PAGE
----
SanDisk Extreme solid-state drive review: SanDisk Extreme solid-state drive

Cost per gigabyte
The SanDisk comes in 120GB, 240GB, and 480GB capacities, with street prices of $180, $318, and $799. These translate into about $1.33 per gigabyte for the first two and $1.66 per gigabyte for the 480GB version. These are currently the best prices on the market for SATA 3-based SSDs. Compared with regular hard drives, however, like any SSD, the SanDisk Extreme is still very expensive. Note that SSD prices have been fluctuating a great deal since the beginning of the year, so if you wait a bit, chances are prices will drop below the ones listed here.

Performance
The SanDisk Extreme cut the test bed's boot time down to just 11 seconds, which is the among the fastest on our comparison charts. The machine's overall performance was also greatly improved, so that one can easily feel it. All applications opened almost instantly and resource-intensive games, such as StarCraft 2 and World of Warcraft, loaded in a matter of seconds.

The drive also did well, though not the best in our comparison, at file transferring, which shows the sequential write and read performance of the drive. When used as a secondary drive, where the SanDisk could show its top performance since it only performed the writing, it scored 234.15MBps, slightly faster than the Intel 520 Series, but noticeably slower than other top drives that offer around 260MBps.

When used as the boot drive hosting the operating system and performing both writing and reading at the same time, the SanDisk's data transfer rate dropped to 117.66MBps, again a little above average on the chart.

Note that while the SanDisk was faster than some and slower than others, for most people SSDs of the same SATA standard generally offer essentially the same performance. That's because they are all so much faster than regular hard drives that the differences between them are almost undetectable to normal users. In fact, I'd recommend against testing your own SSD since that would use up program cycles unnecessarily, reducing its life span.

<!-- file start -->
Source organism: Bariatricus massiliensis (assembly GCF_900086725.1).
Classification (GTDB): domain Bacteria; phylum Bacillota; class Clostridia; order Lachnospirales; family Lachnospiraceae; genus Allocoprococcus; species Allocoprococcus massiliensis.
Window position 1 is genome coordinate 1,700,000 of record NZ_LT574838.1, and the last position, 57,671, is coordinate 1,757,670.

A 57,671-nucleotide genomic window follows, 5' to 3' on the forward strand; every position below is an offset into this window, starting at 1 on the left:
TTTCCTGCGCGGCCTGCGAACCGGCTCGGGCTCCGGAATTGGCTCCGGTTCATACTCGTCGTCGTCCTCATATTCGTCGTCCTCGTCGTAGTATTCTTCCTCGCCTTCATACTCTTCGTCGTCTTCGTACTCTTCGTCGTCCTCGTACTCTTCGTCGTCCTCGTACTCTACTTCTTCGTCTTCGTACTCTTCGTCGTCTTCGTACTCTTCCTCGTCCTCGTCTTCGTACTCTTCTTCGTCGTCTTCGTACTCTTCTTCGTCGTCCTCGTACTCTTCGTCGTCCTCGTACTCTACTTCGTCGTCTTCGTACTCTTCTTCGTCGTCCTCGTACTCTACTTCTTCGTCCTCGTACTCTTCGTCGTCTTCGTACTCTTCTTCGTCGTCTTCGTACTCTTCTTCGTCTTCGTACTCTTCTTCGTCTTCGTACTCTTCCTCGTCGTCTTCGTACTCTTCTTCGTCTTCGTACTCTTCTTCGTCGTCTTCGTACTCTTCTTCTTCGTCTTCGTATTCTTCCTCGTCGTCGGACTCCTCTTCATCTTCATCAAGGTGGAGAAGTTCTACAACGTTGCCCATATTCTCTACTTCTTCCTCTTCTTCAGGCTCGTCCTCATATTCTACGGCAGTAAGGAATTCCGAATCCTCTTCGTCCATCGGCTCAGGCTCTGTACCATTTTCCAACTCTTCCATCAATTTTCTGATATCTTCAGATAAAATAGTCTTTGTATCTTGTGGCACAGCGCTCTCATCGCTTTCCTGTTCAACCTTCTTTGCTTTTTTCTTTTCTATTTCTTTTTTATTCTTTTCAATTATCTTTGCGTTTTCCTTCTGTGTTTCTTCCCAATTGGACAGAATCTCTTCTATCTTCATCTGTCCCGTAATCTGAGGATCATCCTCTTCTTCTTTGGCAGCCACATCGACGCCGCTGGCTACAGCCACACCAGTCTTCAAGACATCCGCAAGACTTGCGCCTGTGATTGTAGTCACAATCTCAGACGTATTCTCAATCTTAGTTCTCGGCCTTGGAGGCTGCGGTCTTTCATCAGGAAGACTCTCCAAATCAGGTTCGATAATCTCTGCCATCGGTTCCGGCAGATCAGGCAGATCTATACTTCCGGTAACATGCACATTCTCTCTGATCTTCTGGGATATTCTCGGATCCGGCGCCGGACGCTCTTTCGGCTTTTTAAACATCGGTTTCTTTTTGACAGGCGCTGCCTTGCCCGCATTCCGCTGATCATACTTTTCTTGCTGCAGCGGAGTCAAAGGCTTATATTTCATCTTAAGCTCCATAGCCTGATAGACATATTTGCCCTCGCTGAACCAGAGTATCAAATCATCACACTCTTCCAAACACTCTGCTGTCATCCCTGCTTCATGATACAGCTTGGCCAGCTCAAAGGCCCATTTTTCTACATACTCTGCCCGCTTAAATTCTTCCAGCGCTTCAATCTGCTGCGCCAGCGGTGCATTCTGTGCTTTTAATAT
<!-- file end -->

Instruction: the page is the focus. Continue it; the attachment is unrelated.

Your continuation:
Internal drive boot and shutdown speeds (in seconds)
(Shorter bars indicate better performance)
Shutdown  
Boot time  
SanDisk Extreme
6 
11 
OCZ Octane
6.3 
12 
Patriot Pyro
6 
12.5 
Samsung 830 Series
6 
13.3 
Plextor PX-256M2S
6 
13.5 
SanDisk Ultra
7.2 
13.5 
Crucial M4
6.8 
13.7 
OCZ Vertex 3
5.8 
14.1 
OCZ Agility 3
6.7 
14.7 
WD VelociRaptor 600GB
7.9 
45.4 
WD VelociRaptor 300GB
12.2 
56.2 

Data transfer speeds (in MBps)
(Longer bars indicate better performance)
As secondary drive  
As OS drive  
Samsung 830 Series
261.63 
172.88 
Plextor PX-256M2S
261 
162.03 
OCZ Vertex 3
260.71 
150.01 
Crucial M4
235.51 
117.99 
Sandisk Extreme
234.15 
117.66 
Intel 520 Series
230.01 
154.01 
OCZ Agility 3
207.75 
101.67 
Patriot Pyro
190.01 
76.44 
RunCore Pro V Max
186.78 
92.55 
OCZ Octane
183.41 
135.43 
WD VelociRaptor 600GB
126.33 
58.05 
Seagate Barracuda XT
115.71 
51.1 
WD VelociRaptor 300GB
112.59 
47.12 
SanDisk Ultra
96.4 
65.6 

Service and support
SanDisk backs the Extreme SSD with a three-year warranty, which is both decent and standard for most SSDs, though not as generous as the five-year warranty of the OWC Mercury Extreme Pro 6G. On SanDisk's Web site, there's a support page dedicated to the drive where you can find more information about how to use it as well as more information on the warranty.

Conclusion
Competitively priced, the SanDisk Extreme would make a great replacement for any laptop or desktop hard drive.

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Quick Specifications See All

  • Form Factor 2.5" x 1/8H
  • Hard Drive Type internal hard drive
  • Interface Type Serial ATA-600
  • Capacity 480 GB